Tale of a Coat | KCET
Tale of a Coat
*During this holiday season, some of the authors of KCET Departures will be taking a hiatus. I will too. While I'm spending some time with family and friends - as I hope you will - I've pulled a favorite piece or two from past years to repost. I've updated them only slightly.I hope you'll enjoy -- again or for the first time -- this winter's tale from November 2011.
I have a new overcoat, although it's not exactly new. I bought it at the Long Beach Assistance League thrift shopin Long Beach in August. I'd been waited for my friend Randy as he poked among the prints and paintings at the back of the store. I found the coat -- dark charcoal gray -- at the end of a rack of men's suits.
My second-hand overcoat isn't vintage, which is why it fits me. It's made of a wool and cashmere blend. ("10% recycled cashmere" according to the label.) The label also announces that the fabric was woven in Italy. A much smaller sewn-in label says the coat was made in China.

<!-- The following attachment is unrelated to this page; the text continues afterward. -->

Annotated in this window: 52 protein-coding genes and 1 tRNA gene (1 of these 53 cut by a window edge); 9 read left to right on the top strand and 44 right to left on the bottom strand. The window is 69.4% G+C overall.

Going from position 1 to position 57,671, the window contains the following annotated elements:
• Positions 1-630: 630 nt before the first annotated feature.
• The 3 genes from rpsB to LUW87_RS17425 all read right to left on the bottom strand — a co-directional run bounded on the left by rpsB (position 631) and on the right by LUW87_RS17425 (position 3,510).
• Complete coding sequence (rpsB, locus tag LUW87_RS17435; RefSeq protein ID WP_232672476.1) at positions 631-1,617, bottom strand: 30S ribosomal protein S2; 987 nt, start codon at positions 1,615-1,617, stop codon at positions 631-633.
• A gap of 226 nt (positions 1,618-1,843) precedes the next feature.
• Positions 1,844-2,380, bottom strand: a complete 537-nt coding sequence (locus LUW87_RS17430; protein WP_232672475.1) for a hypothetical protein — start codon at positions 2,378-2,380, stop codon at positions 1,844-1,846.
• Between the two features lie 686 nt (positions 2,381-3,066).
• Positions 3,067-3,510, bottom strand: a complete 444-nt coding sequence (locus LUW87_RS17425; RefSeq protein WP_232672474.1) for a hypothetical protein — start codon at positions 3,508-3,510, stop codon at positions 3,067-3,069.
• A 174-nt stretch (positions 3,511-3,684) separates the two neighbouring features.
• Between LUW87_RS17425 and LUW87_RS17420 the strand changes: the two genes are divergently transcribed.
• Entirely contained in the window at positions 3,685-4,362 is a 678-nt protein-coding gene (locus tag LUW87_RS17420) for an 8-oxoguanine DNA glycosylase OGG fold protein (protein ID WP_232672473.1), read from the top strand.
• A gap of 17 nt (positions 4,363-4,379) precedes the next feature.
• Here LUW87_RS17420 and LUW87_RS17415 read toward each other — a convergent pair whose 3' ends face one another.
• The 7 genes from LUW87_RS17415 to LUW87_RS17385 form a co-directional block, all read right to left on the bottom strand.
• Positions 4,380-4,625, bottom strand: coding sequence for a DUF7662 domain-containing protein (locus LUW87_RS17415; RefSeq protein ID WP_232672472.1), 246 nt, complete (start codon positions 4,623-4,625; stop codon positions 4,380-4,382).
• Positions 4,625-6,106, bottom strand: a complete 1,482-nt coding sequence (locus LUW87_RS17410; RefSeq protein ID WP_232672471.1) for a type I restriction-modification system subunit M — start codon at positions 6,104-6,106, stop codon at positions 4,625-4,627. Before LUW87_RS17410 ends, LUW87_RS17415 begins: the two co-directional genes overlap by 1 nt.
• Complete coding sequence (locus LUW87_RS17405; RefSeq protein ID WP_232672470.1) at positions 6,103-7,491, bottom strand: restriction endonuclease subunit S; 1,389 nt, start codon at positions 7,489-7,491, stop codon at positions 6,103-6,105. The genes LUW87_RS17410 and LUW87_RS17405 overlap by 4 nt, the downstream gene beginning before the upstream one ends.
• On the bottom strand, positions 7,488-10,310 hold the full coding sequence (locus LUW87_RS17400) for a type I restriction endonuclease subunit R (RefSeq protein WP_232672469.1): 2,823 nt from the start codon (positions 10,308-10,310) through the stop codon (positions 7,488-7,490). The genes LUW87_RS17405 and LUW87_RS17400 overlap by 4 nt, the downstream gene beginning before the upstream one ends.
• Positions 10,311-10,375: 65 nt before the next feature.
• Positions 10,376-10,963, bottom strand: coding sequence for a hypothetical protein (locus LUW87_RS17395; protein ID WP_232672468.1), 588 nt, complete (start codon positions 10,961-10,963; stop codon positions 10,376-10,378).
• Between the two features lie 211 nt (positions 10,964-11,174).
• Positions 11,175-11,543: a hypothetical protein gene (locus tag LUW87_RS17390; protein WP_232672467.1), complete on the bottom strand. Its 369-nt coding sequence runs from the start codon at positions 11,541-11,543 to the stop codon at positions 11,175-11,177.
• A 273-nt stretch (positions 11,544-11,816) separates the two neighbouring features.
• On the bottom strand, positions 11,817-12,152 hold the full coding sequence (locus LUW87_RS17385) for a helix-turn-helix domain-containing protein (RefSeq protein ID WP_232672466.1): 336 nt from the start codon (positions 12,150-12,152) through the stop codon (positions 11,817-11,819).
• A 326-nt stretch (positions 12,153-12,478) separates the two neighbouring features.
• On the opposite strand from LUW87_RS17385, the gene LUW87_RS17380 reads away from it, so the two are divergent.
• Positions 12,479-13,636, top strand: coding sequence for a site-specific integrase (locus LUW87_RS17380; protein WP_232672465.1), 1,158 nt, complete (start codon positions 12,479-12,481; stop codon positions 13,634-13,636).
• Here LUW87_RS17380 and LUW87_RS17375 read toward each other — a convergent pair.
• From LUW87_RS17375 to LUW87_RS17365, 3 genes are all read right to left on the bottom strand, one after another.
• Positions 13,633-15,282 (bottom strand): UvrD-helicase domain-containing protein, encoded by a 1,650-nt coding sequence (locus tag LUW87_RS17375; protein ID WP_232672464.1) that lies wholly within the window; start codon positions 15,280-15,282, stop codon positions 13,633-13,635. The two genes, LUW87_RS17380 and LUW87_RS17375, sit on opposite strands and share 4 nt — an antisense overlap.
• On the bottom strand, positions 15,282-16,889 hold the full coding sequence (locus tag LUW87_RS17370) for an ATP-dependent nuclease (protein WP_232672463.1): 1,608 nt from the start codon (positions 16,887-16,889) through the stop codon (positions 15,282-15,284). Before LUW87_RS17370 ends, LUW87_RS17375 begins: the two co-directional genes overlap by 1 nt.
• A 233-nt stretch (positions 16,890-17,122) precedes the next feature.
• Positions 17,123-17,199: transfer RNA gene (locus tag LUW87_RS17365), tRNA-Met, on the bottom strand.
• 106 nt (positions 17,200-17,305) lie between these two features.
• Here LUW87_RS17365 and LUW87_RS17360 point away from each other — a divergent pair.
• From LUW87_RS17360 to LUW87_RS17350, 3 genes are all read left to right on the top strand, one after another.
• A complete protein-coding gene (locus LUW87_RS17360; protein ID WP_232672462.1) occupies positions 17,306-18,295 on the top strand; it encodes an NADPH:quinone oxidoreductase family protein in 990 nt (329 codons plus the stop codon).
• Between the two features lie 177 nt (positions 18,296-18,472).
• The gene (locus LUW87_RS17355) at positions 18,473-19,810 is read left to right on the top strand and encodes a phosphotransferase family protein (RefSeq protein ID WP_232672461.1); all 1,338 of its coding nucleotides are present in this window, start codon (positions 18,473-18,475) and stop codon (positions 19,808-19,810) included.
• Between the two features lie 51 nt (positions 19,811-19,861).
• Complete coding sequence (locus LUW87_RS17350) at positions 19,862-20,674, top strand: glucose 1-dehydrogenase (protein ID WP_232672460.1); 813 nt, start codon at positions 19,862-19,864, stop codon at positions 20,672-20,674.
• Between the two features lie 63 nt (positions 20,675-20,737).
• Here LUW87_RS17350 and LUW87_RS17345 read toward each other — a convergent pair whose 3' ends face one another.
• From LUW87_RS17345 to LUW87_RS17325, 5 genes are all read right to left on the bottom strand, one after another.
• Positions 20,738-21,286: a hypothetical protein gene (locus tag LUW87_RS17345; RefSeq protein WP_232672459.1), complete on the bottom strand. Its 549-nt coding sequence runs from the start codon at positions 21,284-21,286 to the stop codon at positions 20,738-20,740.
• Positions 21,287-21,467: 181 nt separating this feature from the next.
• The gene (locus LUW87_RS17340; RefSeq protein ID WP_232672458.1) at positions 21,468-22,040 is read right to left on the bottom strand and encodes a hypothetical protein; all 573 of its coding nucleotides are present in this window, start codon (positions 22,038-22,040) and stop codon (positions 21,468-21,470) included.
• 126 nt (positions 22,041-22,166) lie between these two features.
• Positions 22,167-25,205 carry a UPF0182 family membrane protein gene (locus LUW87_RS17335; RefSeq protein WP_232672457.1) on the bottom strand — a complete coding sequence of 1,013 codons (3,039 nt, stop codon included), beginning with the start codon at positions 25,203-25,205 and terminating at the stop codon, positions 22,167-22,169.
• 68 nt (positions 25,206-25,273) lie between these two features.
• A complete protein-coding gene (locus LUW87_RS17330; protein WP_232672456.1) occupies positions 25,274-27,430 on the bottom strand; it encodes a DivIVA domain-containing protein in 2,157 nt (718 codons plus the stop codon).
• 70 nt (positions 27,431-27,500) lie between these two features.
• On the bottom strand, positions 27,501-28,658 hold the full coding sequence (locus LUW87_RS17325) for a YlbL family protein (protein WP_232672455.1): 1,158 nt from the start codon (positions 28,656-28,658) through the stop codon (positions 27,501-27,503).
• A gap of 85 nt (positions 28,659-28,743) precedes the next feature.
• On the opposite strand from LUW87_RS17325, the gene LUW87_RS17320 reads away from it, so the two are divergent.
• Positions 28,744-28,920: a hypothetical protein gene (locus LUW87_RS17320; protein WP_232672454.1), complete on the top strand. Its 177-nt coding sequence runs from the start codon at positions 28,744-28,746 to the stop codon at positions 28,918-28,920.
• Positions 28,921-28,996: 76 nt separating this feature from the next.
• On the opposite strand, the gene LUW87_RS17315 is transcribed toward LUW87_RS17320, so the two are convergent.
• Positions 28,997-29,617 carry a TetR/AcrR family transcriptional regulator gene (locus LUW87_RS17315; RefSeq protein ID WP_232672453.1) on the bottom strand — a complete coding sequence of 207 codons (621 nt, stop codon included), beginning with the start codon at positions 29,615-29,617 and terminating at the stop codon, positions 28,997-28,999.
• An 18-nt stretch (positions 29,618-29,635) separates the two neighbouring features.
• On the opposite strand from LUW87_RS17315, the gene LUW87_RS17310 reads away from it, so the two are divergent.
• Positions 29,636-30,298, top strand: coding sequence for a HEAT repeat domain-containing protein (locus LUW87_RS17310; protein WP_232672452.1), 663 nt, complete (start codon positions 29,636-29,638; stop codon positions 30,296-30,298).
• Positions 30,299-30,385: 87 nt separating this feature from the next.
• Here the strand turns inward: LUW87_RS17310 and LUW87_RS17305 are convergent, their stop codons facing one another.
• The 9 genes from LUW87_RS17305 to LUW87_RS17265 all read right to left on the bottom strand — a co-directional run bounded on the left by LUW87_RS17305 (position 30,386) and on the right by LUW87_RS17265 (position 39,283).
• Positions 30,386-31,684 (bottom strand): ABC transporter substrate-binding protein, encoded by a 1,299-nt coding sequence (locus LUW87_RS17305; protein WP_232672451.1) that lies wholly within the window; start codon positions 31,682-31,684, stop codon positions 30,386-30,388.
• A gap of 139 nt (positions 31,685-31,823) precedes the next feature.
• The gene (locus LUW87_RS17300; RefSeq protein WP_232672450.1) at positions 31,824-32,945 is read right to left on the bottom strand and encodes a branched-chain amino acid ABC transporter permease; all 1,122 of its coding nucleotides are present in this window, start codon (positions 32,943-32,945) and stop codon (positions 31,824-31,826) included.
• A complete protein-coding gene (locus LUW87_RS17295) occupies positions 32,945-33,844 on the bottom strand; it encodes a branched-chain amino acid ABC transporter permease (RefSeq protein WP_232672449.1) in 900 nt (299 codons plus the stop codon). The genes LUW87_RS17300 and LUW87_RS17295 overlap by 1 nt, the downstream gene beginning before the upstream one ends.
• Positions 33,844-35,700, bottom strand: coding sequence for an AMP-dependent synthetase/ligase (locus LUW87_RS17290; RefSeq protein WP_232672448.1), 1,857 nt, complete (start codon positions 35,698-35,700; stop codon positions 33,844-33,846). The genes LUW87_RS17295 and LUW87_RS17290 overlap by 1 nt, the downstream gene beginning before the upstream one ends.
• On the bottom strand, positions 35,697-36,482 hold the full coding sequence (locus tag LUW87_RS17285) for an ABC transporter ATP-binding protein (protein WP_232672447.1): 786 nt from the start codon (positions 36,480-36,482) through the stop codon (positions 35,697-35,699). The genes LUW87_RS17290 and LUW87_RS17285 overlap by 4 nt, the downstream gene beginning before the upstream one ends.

My coat seems hardly to have been used. I think I know why, Overcoats like mine aren't in fashion here. Overcoats are from another place, grayer and colder.
I bought my old/new overcoat -- just $20 -- to replace one I'd worn until the satin lining had pulled away from the fabric, until the wool became pitted in places with moth holes.
That coat -- pale gray -- was bought in 1964. My father had to return to Manhattan for his mother's funeral in late autumn that year. He had lived in Lakewood since 1946. Naturally, he didn't own a proper overcoat.
He went to Bond Clothiers in Lakewood Center (no longer there) and got, I imagine, the least expensive overcoat they had. My father wasn't unusually frugal, but how often do you wear a heavy wool overcoat in Southern California?
My father wore the gray overcoat after returning from his mother's funeral. I have no actual memory of his wearing it, but he must have from time to time.
The overcoat was still hanging in my father's closet when he died in 1982. I took to wearing it a year or two later. To put on my father's overcoat was to be transported. I went East in that coat every time I wore it, until I wore it out.
I needed to buy a new overcoat because I walk (as a form of commuting) at least an hour a day. Early mornings and late afternoons in winter -- dark when I set out, dark when I return home -- can be too cold to find comfort in wearing just a sports coat. Waiting at bus stop at night, the wind picking up, can be even more harsh.
I'll confess, as a lifelong Angeleño, that "too cold" is any temperature less than 55 degrees.
And perhaps I've become more solicitous of myself as I've gotten older. My new overcoat (like nothing else anyone regularly wears here) is now my warmest embrace.
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